• 8 in 10 White British/Irish staff are confident recruitment decisions are free from bias; this compares to 7 in 10 Minority Ethnic staff
  • Fewer Minority Ethnic staff stated they would feel comfortable applying for a promotion they were qualified for; 48% compared to 60% of white staff
  • Almost all (93%) White staff felt comfortable with their background or identity in the recruitment process, whilst only 8 in 10 Minority Ethnic staff did

Equality, Diversity and Inclusion: Lessons for Trust Leaders

In our report, we also assessed respondents' confidence in their school/trust’s commitment to EDI, looking at what factors could influence confidence. These factors include: 

  1. Confidence that leadership would take action to prevent discrimination

Here, out of those who were very confident their workplace was committed to EDI, 94% also felt confident that their leadership would take action if an issue occurred. On the other side of the data, out of those who didn’t feel at all confident in their workplace’s commitment to EDI, only 10% felt that leadership would take action.

  1. Confidence that promotions are given without bias

Out of the respondents who were ‘very confident’ their workplace was committed to EDI 96% were also confident promotions happened without bias in their schools/trusts. Whereas out of those who had no confidence at all towards their workplace’s commitment to EDI, only 21% felt positive towards promotions being given without bias.

  1. Satisfaction with training on topics related to EDI

    Finally, out of those who reported feeling ‘very confident' in their workplace’s commitment to EDI 98% were satisfied with training on topics related to EDI. Yet, out of those who felt ‘not confident at all’ towards EDI commitment in their workplace, only 11% felt ‘satisifed’ about training on EDI topics.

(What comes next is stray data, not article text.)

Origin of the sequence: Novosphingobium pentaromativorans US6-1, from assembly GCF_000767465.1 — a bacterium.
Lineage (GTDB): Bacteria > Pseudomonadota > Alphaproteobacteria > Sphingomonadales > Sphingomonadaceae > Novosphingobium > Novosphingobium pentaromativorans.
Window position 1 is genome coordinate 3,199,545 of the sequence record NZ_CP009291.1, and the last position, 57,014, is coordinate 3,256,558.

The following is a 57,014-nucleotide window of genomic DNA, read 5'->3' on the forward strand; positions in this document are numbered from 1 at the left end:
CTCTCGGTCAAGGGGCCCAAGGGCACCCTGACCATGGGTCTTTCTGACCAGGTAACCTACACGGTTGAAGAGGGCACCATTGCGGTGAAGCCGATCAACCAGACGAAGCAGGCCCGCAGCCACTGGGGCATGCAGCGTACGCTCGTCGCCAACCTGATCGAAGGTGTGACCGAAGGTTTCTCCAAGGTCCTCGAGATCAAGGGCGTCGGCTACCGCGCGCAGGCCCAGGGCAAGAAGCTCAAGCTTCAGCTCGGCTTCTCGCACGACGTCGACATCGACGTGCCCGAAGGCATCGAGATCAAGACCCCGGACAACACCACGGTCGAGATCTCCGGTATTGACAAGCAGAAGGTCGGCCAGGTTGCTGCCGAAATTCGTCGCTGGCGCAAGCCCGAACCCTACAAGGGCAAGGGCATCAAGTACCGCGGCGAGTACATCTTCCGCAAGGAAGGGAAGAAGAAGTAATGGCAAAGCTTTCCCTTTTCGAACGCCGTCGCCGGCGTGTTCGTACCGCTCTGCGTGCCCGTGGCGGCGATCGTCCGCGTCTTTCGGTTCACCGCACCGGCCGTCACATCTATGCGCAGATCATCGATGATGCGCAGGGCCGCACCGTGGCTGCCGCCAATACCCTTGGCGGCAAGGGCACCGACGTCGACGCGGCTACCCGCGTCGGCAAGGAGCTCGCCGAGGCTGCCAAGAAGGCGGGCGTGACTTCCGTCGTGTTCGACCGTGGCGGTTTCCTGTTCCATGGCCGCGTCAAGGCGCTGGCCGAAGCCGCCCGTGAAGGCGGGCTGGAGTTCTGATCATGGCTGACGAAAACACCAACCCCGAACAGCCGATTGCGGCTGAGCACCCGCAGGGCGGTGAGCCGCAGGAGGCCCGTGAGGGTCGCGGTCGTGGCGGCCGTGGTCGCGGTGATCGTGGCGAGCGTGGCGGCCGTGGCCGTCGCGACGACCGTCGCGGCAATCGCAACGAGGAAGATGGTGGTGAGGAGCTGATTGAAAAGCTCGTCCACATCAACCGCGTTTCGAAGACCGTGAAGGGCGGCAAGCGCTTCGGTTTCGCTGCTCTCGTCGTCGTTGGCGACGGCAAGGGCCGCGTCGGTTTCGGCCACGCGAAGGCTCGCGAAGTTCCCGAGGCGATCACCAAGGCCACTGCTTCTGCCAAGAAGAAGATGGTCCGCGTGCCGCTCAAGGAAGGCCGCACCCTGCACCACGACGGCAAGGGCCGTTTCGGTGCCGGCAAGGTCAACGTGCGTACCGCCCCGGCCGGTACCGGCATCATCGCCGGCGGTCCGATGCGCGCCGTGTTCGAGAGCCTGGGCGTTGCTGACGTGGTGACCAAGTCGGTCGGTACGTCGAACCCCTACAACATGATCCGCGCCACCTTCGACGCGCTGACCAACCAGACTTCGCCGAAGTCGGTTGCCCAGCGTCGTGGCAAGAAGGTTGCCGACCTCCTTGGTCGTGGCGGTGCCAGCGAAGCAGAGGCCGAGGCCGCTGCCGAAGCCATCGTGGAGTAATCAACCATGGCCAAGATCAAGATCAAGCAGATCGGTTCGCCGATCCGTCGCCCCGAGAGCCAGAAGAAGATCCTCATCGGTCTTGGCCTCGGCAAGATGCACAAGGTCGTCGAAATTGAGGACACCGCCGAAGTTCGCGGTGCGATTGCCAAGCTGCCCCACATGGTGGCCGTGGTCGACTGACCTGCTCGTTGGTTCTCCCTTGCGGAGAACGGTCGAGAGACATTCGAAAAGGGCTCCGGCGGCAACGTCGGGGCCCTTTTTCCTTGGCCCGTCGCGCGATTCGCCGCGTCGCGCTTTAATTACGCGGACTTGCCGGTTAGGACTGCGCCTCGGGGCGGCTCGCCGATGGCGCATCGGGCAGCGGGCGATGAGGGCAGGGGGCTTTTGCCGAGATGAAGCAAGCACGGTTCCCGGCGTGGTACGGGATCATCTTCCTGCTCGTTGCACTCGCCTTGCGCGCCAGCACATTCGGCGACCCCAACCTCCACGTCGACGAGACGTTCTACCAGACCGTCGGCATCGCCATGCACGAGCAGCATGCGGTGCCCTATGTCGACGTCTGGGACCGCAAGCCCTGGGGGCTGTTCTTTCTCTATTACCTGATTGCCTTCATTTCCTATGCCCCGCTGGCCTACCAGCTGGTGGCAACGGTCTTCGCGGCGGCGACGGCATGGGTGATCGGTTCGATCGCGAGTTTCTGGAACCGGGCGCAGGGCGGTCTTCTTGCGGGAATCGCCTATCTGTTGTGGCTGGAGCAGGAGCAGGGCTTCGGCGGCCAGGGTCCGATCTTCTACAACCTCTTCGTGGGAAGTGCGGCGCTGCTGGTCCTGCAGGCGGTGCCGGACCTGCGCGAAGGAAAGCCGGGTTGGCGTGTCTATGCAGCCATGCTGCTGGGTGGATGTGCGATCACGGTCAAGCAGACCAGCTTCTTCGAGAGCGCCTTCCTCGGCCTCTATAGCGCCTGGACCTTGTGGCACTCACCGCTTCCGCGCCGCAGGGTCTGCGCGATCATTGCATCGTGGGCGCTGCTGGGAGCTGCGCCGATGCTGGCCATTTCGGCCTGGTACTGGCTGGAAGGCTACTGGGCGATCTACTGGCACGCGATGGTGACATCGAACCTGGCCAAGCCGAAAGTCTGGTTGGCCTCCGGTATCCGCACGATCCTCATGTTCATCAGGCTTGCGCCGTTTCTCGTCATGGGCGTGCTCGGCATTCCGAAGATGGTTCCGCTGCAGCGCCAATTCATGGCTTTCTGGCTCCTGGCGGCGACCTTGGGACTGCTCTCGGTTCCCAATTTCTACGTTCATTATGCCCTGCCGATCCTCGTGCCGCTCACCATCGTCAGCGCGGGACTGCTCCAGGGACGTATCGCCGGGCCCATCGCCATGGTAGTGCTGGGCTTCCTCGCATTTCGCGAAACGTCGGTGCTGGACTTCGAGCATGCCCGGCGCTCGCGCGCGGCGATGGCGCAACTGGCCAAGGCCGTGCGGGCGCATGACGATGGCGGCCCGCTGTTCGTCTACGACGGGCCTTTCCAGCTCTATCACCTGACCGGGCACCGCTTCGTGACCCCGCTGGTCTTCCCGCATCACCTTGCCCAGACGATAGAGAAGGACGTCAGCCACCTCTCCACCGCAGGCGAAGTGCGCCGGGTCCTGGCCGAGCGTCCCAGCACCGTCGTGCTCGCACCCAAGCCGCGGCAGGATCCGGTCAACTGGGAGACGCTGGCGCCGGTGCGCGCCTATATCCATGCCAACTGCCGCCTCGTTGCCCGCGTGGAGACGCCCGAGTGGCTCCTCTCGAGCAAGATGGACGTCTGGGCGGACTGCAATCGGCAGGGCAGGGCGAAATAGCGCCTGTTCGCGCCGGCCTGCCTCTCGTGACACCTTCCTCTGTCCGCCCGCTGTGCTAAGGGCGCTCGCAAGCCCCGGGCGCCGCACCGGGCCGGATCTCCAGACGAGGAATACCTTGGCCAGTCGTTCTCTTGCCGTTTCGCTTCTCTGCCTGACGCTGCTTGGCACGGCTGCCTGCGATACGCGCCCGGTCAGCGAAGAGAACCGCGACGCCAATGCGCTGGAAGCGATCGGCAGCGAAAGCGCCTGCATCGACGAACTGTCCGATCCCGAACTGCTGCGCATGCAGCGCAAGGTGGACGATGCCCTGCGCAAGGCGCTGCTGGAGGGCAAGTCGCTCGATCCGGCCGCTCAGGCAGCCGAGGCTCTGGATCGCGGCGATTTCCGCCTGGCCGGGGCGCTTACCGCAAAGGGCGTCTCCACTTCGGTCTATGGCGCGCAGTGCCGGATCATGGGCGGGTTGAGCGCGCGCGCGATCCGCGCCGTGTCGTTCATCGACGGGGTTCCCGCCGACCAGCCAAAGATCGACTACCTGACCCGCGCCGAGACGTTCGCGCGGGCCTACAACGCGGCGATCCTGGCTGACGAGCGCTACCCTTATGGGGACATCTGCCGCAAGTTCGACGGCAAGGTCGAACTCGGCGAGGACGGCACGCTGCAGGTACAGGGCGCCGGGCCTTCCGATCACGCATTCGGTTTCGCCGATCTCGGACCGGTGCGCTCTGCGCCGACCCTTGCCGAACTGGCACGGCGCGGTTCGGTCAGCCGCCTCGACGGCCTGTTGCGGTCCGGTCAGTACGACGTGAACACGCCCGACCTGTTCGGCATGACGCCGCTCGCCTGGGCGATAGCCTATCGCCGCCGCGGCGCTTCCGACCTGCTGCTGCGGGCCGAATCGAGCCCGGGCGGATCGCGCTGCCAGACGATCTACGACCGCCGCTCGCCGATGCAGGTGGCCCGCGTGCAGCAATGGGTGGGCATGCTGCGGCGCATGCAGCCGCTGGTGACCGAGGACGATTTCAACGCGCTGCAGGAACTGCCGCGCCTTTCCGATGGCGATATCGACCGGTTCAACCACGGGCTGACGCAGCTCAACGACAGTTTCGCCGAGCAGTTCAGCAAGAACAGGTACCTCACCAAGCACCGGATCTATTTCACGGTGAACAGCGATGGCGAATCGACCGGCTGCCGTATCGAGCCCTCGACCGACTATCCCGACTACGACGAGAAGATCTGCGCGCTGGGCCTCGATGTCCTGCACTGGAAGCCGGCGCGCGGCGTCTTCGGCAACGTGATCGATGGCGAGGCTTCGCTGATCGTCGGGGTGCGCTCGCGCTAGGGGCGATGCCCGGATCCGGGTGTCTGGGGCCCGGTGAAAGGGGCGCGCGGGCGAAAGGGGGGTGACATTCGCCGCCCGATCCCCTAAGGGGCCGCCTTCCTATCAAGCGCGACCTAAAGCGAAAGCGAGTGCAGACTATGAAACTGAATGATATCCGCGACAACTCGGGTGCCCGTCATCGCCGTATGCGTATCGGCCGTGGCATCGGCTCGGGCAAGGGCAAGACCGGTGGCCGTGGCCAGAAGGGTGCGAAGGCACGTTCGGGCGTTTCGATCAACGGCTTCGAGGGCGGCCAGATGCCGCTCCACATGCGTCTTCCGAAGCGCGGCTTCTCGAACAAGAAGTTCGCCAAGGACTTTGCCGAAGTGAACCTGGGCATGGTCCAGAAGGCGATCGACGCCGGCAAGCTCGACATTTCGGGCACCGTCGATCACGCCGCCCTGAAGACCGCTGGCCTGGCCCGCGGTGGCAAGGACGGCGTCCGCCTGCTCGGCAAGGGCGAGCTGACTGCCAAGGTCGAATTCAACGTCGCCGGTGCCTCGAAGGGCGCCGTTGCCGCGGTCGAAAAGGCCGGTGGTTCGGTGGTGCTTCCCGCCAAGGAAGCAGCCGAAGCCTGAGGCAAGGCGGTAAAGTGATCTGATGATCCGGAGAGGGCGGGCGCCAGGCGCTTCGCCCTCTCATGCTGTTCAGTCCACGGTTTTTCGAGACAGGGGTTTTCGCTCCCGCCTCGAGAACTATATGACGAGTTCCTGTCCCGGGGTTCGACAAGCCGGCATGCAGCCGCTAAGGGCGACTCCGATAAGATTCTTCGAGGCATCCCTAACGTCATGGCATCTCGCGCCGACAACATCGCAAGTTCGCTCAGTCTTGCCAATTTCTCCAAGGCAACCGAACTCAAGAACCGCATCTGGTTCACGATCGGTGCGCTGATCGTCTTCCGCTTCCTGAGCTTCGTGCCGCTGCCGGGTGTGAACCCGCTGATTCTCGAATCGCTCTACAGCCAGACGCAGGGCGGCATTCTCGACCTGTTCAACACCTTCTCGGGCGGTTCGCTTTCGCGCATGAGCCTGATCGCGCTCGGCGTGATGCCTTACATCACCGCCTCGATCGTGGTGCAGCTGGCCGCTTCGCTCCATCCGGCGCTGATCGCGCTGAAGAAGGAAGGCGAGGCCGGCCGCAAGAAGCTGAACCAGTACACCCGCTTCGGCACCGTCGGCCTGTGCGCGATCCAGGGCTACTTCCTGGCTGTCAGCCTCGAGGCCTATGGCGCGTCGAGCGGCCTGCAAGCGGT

Final Takeaway on Race and Ethnicity in Schools

As Ambition Institute summarised our data in our more extensive EDI report:

“It’s clear that many respondents do feel their schools or Trusts are committed to diversity and inclusion. But there are also significant differences in how ‘fair’ people perceive recruitment and promotion processes to be.” 

As a school or trust leader, where do you go from here? Well, Hannah Wilson, Founder and Director of Diverse Educators concluded, we don’t always know what we do not know, so we need to commit to identifying and closing our individual and collective blind spots. A great starting point is by creating psychologically safe spaces for courageous conversations to take place. The hard truths that can be generated from such discussions may create discomfort. Still, they will also inform the organisation about what they can do differently and what they can do better to make a higher sense of belonging for all stakeholders.

In the past year, we also held a roundtable event for schools and trusts to further discuss what steps they’re trying to take in relation to EDI.


Using Edurio to Focus on Stakeholder Feedback

If you’re wondering about how else you can talk to your staff, students and broader community, our research is based on our EDI survey that many schools and trusts run to assess their needs. 

Circle chart of equality, diversity and inclusion

Like our benchmark EDI report, our survey provides insights on equality, diversity and inclusion measures and explores the quality of your organisation’s recruitment and advancement processes. This survey will help you develop a sustainable action plan that promotes equality, diversity and inclusion across your organisation.

We’ve already helped over 2000 schools in the UK and internationally to analyse stakeholder feedback, and we’re ready to help more school leaders make better, more informed decisions. 


Get a free copy of our EDI report by filling out the form below.